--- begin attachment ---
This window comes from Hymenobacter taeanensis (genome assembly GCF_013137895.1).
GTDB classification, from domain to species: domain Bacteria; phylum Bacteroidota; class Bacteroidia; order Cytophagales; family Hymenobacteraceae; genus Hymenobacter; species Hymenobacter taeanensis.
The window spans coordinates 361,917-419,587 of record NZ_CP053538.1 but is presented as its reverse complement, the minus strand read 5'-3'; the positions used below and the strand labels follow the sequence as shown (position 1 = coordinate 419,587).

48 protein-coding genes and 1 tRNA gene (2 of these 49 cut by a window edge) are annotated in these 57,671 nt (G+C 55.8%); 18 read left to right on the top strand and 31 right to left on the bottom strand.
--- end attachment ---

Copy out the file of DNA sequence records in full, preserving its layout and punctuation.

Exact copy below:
This window comes from Hymenobacter taeanensis (genome assembly GCF_013137895.1).
GTDB classification, from domain to species: domain Bacteria; phylum Bacteroidota; class Bacteroidia; order Cytophagales; family Hymenobacteraceae; genus Hymenobacter; species Hymenobacter taeanensis.
The window spans coordinates 361,917-419,587 of record NZ_CP053538.1 but is presented as its reverse complement, the minus strand read 5'-3'; the positions used below and the strand labels follow the sequence as shown (position 1 = coordinate 419,587).

48 protein-coding genes and 1 tRNA gene (2 of these 49 cut by a window edge) are annotated in these 57,671 nt (G+C 55.8%); 18 read left to right on the top strand and 31 right to left on the bottom strand.